“Double boiler” is the term that describes a two-pan setup, where an upper bowl is used to cook heat-sensitive food and a lower pan is used to simmer water to gently heat the upper bowl. The upper bowl is never exposed to direct heat in a double boiler setup, but is only heated from contact with the steam from the water in the lower bowl. This makes it perfect for cooking meringues, melting chocolate and butter and making other delicate sauces and custards.
Many kitchen stores will stock double boilers, but almost everyone I know – myself, included - simply makes their own using a saucepan and a metal or glass mixing bowl. The saucepan is filled with about an inch of water and brought to a simmer. The water is kept on a low heat while the mixing bowl is placed on top. All you need to make your double boiler a success is to ensure that (1) the base of the bowl does not touch the water below and (2) there is a seal around the edge where the bowl meets the pan, so that no moisture can escape into your sauce/mixture and potentially ruin whatever you’re cooking. I use a wide, shallow metal mixing bowl that works perfectly with many shapes and sizes of saucepan.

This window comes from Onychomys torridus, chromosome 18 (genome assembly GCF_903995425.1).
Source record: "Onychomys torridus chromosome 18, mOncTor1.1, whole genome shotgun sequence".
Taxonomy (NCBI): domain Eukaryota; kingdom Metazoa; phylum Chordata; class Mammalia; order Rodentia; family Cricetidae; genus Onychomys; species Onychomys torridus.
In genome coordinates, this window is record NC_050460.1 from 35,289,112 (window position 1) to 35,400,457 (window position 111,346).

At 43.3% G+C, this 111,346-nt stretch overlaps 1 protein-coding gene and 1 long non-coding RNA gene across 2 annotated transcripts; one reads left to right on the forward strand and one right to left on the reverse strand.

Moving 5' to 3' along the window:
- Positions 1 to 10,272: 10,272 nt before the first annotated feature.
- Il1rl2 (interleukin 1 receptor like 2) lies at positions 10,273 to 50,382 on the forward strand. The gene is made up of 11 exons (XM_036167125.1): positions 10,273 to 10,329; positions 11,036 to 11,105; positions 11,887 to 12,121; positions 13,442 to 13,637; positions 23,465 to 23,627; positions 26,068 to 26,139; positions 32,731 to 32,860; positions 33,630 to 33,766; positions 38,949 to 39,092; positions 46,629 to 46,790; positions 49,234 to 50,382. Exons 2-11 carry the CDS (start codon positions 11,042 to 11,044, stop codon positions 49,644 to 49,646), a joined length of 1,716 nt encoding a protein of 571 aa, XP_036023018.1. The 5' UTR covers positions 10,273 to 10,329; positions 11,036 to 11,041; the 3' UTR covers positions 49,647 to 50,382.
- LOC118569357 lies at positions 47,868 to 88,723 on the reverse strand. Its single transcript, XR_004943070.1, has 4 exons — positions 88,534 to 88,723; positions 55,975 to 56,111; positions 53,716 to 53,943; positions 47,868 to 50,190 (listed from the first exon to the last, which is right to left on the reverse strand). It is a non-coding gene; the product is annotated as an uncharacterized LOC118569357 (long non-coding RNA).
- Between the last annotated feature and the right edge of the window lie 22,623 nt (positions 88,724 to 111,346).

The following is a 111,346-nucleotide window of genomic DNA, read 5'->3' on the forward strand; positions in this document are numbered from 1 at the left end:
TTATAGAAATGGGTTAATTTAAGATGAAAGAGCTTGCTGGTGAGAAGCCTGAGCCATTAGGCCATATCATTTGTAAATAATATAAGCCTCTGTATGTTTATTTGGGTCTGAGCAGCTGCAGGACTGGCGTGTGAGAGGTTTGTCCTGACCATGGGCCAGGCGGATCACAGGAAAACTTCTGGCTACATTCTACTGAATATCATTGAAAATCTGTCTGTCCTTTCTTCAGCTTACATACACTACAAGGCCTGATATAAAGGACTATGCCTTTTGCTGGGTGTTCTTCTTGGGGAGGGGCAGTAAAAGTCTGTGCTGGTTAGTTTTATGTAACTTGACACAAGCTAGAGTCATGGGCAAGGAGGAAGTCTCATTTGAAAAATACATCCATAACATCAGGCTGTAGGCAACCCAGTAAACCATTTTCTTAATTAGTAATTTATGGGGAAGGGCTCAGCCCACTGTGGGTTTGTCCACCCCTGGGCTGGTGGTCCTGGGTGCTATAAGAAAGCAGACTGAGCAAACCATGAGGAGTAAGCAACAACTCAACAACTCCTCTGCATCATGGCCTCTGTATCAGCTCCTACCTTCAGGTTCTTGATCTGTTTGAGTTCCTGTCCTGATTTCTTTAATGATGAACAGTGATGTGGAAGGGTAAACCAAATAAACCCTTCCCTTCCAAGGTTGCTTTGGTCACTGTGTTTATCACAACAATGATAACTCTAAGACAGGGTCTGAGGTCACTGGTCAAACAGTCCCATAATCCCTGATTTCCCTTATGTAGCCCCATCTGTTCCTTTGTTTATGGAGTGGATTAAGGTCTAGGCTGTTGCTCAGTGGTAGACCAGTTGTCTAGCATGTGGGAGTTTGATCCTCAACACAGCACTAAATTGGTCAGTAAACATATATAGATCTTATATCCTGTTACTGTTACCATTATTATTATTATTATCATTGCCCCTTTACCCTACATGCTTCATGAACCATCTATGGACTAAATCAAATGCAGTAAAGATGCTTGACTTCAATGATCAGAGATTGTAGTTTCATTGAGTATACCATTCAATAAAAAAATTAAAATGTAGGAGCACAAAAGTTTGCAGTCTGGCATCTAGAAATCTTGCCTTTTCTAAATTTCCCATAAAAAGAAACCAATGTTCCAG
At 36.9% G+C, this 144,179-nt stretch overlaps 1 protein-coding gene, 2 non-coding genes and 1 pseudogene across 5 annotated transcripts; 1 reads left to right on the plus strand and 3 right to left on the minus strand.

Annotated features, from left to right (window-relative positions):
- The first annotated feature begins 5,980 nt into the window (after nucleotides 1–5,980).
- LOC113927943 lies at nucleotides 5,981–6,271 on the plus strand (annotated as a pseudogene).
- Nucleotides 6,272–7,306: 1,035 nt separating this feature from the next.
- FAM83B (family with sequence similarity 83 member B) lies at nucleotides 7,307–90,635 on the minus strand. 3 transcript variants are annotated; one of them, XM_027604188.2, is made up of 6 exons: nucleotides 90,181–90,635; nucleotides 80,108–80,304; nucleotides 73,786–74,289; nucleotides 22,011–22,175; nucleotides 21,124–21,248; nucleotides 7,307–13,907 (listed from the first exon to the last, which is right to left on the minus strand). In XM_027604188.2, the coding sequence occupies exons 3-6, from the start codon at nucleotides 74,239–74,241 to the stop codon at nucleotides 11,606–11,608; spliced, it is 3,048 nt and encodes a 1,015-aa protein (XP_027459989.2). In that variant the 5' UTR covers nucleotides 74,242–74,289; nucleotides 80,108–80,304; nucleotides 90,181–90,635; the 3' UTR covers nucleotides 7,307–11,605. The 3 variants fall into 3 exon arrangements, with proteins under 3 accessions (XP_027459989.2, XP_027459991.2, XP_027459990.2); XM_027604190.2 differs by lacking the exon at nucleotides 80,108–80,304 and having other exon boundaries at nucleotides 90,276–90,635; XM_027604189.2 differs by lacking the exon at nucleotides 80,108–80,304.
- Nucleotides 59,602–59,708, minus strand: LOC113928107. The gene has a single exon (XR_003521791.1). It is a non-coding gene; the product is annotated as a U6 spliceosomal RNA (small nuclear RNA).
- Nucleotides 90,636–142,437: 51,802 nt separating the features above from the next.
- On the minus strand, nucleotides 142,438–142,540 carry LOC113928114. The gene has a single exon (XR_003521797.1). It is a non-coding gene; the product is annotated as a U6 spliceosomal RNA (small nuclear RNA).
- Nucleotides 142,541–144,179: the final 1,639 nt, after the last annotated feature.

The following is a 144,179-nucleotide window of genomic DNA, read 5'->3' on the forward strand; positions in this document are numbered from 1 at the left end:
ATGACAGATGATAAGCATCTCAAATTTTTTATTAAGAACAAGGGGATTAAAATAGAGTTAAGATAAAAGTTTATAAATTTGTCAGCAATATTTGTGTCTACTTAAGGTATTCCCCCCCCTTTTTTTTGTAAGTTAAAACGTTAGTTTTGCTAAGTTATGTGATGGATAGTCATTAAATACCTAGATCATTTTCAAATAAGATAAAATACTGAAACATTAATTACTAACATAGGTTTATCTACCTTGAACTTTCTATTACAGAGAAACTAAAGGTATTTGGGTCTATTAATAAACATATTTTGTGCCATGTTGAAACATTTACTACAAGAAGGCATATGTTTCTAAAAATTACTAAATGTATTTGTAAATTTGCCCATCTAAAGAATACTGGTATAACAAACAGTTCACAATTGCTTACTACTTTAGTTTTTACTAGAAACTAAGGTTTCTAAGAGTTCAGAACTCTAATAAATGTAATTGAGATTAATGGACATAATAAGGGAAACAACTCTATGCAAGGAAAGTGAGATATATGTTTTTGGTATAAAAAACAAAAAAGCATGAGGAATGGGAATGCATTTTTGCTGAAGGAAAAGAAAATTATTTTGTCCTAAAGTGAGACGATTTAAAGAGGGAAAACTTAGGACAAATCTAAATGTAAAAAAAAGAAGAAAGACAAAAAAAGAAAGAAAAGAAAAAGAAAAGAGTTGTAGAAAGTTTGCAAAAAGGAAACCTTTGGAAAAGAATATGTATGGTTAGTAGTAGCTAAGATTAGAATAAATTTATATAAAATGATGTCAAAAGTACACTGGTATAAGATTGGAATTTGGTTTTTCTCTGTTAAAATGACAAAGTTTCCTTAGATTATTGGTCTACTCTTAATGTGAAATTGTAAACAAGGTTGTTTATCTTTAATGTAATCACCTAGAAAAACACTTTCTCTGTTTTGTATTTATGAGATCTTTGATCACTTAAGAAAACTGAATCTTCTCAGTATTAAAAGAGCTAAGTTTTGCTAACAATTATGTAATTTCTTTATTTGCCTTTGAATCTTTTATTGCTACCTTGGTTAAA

If you do end up buying one, be sure that your insert fits your saucepans tightly to create an airtight seal. If you end up with one that is too small, it won’t properly serve its purpose (water can cause melting chocolate to seize, for instance). The best way to do this would be to look for an insert in the same brand as your cookware, or to simply measure the diameter of the pan(s) you intend to use before heading out to the store.